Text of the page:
The last setting that many Google Ads users overlook is the IP exclusions option. This allows you to exclude specific households or companies from seeing your ads. This could be internal users of your company, business partners, or agencies that are clicking ads without realizing they are costing you money.
You can also get advanced tracking that includes IP addresses and filter out competitors. This could save you a few bucks and also hide some of your marketing strategies from your competition.
3. Creating Boring Ads
If you avoid SEM mistake #1 and structure your campaigns with detailed ad groups, then avoiding this SEM mistake should be a little easier. Remember, having multiple ad groups per campaign will allow you to create specific ads for each group of keywords. Follow these tips to increase your click-through rate (CTR), quality score, and conversions.
- Tailor the copy to the audience.
- Since the keywords in each ad group are all very similar, the ads should contain the main keyword being targeted in the group and close variations.
- Use bold statements and stats that show your competitive advantages rather than broad statements
- Check your competition by searching for the keywords you want to target. You will probably find vague, broad statements about their products or services. If so, this is beneficial to you because stating specific facts or advantages will make your ad stand out from the rest. If not, you can still use their ad for ideas to create a more powerful statement about your brand.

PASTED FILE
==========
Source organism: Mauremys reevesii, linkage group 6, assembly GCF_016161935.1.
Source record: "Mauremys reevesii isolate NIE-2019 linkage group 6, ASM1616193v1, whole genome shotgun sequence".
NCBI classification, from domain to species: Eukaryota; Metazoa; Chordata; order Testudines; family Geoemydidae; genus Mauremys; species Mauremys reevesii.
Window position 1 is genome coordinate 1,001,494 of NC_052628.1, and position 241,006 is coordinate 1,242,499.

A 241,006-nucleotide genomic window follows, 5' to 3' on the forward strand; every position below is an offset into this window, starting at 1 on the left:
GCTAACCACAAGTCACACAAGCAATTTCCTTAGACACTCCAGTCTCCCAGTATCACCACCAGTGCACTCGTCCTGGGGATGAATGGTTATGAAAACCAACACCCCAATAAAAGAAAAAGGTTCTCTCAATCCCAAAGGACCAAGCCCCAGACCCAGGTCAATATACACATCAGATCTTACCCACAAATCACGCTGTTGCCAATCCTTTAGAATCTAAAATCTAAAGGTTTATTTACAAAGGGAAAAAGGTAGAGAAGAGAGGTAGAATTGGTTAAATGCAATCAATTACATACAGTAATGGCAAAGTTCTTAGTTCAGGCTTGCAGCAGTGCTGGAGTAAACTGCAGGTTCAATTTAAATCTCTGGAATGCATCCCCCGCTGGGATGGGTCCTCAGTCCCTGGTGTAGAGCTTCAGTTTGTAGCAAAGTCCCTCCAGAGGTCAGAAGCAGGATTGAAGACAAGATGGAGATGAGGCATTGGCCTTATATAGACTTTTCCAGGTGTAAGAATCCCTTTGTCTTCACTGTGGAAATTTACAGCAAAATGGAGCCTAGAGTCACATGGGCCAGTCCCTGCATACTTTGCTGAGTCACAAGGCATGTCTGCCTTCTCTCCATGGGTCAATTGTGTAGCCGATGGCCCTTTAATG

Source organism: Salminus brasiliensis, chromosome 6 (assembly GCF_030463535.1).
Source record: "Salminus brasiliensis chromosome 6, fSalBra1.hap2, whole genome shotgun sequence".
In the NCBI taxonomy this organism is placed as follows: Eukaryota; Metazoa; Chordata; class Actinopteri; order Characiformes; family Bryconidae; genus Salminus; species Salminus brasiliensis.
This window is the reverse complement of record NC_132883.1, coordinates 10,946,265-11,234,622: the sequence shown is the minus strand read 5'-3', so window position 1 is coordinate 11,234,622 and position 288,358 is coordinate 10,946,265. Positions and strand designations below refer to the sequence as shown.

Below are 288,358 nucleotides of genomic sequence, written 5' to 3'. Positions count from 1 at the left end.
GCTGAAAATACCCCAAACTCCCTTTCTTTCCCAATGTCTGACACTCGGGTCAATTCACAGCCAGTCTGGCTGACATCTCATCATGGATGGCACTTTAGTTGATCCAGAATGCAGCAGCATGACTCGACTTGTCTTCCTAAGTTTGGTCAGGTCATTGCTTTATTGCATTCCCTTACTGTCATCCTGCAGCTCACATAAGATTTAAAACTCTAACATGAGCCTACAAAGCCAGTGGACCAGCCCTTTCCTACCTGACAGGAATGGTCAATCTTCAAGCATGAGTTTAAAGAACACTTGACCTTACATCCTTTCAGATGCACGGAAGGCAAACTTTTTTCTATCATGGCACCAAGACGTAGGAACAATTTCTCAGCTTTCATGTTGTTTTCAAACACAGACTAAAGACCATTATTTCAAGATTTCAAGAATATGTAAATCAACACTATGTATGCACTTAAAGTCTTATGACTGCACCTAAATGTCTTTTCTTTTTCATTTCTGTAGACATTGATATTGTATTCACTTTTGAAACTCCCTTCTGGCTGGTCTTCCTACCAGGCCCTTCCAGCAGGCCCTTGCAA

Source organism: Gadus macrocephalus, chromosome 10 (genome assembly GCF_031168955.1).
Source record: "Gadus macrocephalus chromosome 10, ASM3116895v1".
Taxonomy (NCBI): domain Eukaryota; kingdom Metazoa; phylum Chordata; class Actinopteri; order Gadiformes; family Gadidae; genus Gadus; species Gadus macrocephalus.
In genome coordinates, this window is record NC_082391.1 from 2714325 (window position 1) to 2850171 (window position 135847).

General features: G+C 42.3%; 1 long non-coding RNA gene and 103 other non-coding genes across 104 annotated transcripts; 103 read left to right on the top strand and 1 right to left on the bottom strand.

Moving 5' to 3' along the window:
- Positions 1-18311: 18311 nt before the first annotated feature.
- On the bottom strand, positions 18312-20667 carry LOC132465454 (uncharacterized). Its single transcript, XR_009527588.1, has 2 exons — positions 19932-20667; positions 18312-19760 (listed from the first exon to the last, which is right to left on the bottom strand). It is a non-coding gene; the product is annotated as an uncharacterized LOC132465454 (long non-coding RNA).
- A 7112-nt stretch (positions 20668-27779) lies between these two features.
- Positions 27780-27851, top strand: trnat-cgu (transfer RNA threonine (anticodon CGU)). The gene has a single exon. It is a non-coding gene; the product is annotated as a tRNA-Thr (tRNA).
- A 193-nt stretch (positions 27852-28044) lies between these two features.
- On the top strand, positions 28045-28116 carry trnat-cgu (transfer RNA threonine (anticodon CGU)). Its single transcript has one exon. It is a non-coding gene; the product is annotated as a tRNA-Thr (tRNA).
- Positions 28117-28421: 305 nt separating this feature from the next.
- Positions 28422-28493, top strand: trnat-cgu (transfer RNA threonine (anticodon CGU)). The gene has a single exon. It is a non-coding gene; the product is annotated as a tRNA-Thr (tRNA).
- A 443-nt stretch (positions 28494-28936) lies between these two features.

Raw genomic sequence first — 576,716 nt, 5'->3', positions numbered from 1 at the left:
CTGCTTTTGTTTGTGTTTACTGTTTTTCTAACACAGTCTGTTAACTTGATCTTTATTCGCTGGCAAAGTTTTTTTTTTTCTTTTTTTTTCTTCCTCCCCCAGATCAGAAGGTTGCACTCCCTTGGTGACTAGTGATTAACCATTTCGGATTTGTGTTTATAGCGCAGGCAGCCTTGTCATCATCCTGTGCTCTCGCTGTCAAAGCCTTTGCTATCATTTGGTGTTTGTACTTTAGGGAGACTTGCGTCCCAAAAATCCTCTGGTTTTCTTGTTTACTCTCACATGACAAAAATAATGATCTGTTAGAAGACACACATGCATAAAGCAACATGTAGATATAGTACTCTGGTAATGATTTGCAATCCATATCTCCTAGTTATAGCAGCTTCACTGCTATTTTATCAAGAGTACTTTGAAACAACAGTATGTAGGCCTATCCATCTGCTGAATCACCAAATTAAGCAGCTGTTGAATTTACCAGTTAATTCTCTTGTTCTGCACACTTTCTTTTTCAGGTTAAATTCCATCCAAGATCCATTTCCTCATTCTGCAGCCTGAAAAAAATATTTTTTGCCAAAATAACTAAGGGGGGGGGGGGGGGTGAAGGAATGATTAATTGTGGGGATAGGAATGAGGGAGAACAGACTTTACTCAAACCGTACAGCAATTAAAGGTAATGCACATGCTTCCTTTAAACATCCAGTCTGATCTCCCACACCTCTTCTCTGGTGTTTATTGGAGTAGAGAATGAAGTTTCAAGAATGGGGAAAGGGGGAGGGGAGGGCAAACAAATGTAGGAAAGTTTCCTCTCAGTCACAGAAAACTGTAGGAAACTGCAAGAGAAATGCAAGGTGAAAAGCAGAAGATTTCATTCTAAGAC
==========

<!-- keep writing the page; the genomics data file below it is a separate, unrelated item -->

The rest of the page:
- Test which ads perform best.
- You’ve created multiple ad groups in your campaign so you can create specific ads. Now you should create multiple versions of this ad. Hopefully, you’ve come up with multiple value statements and need to create more ads to use them all. To test an ad, you should change only a small part of the ad so you know why one ad had a higher CTR than another. If you change too many variables at once, you won’t know which one had an impact. To get started, test different value statements in headlines first, then test different descriptions.
Confused about how to create ads that perform well? Here at USDP, we know exactly how to create successful ads that stand out on the web and convert.
4. Never Adjusting Bids Based on Performance
SEM mistake #4 gets into the day-to-day management of your ad account by adjusting bids based on performance. Once again, strategically structuring your account will help with getting the most value for each click. Each ad group has its own max cost-per-click (CPC) bid, or you can edit bids by individual keywords. Whether you are monitoring your performance at the ad group level or by each keyword, you should always look to optimize your bids.